"If we don't do something in the law, no American will have any privacy left," said Sen. Bill Nelson, D-Fla., whose bill would increase FTC oversight much in the way fair credit laws cover the credit industry.
Sen. Dianne Feinstein, D-Calif., is pushing the notification bill. She said the ChoicePoint breach wouldn't have come to light without the strong California law requiring notification.
Several members of both parties also want restrictions on the use and distribution of Social Security numbers, which scammers use to set up false accounts. Rep. Joe Barton, R-Texas, chairman of the House Energy and Commerce Committee, has said he favors some restrictions.
Sen. Patrick Leahy, D-Vt., warned that if criminals are finding it easier to get personal data, terrorists could do the same.
Deborah Majoras, the chairwoman of the FTC, will testify Thursday before the Senate Banking Committee—the first of several hearings—and said she's open-minded about legislation.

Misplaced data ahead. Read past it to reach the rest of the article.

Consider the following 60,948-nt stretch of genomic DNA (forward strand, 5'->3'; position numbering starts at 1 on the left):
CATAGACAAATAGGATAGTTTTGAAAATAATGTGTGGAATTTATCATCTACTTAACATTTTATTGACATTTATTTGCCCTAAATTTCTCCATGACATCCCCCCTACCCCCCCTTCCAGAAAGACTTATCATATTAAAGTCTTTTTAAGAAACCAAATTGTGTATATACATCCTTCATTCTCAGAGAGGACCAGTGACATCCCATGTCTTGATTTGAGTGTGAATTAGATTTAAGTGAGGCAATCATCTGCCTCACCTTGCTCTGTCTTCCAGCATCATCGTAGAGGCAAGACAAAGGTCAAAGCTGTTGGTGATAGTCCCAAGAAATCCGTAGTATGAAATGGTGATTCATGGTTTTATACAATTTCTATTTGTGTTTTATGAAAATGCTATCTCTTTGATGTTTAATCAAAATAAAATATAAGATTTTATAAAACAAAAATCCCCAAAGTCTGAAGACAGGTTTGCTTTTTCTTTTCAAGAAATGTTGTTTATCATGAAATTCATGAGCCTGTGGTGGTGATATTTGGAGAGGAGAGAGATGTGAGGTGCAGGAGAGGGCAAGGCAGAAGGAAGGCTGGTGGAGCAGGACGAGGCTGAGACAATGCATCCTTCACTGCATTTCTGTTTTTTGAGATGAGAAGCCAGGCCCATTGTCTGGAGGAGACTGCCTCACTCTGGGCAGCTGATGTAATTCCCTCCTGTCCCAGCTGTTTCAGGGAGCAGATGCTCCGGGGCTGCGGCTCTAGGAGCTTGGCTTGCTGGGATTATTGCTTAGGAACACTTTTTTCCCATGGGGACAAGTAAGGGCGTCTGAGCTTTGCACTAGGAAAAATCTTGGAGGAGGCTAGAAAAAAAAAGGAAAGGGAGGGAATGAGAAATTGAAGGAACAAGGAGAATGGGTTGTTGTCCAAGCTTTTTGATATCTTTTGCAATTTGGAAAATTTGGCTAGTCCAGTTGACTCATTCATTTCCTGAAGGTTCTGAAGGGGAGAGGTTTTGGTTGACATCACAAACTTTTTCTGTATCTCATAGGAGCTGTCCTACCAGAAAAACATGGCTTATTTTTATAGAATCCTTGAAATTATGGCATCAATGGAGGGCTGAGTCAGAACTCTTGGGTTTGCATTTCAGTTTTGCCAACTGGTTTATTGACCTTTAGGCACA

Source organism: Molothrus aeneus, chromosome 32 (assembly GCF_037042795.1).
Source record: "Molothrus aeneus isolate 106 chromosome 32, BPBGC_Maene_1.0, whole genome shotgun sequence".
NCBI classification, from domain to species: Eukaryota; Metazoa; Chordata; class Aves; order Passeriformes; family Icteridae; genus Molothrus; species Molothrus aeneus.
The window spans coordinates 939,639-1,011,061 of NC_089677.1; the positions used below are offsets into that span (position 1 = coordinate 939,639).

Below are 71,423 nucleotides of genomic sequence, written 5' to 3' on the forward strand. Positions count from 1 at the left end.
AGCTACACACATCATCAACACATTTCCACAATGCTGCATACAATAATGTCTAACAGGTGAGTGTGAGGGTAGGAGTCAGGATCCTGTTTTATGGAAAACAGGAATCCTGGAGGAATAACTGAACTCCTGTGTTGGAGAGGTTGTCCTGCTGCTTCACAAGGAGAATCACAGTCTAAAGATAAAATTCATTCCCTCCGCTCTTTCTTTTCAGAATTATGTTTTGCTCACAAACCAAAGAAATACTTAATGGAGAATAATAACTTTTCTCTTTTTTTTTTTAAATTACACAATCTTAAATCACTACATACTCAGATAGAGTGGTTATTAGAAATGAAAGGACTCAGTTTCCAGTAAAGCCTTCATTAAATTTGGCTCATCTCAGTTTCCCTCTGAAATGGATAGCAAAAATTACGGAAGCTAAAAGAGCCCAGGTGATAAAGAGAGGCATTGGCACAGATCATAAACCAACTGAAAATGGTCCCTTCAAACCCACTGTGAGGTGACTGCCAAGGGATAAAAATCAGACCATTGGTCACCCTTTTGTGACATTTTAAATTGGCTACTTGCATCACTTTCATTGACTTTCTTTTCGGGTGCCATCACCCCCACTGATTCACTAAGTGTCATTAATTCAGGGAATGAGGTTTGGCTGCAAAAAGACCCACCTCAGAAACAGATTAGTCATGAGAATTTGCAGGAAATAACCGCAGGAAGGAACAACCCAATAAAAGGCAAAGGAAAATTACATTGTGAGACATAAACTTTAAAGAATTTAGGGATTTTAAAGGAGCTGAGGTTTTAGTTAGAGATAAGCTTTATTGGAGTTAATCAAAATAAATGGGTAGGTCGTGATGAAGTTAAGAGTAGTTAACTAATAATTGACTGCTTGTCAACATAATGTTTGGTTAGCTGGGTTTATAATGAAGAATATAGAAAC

"We may have some gaps in the law and there may be some need for legislation," Majoras said in a brief interview after meeting Monday with Nelson.
Consumer groups are pushing for more regulation. They also want more rights for consumers to protect data about themselves and for companies to be required to correct the information when it's wrong.
"With the fallout from ChoicePoint, I'm optimistic Congress will act because we have two important ingredients—a scandal that woke people up and the fact that states are showing the way," said Ed Mierzwinski, who heads consumer programs for the U.S. Public Interest Research Group.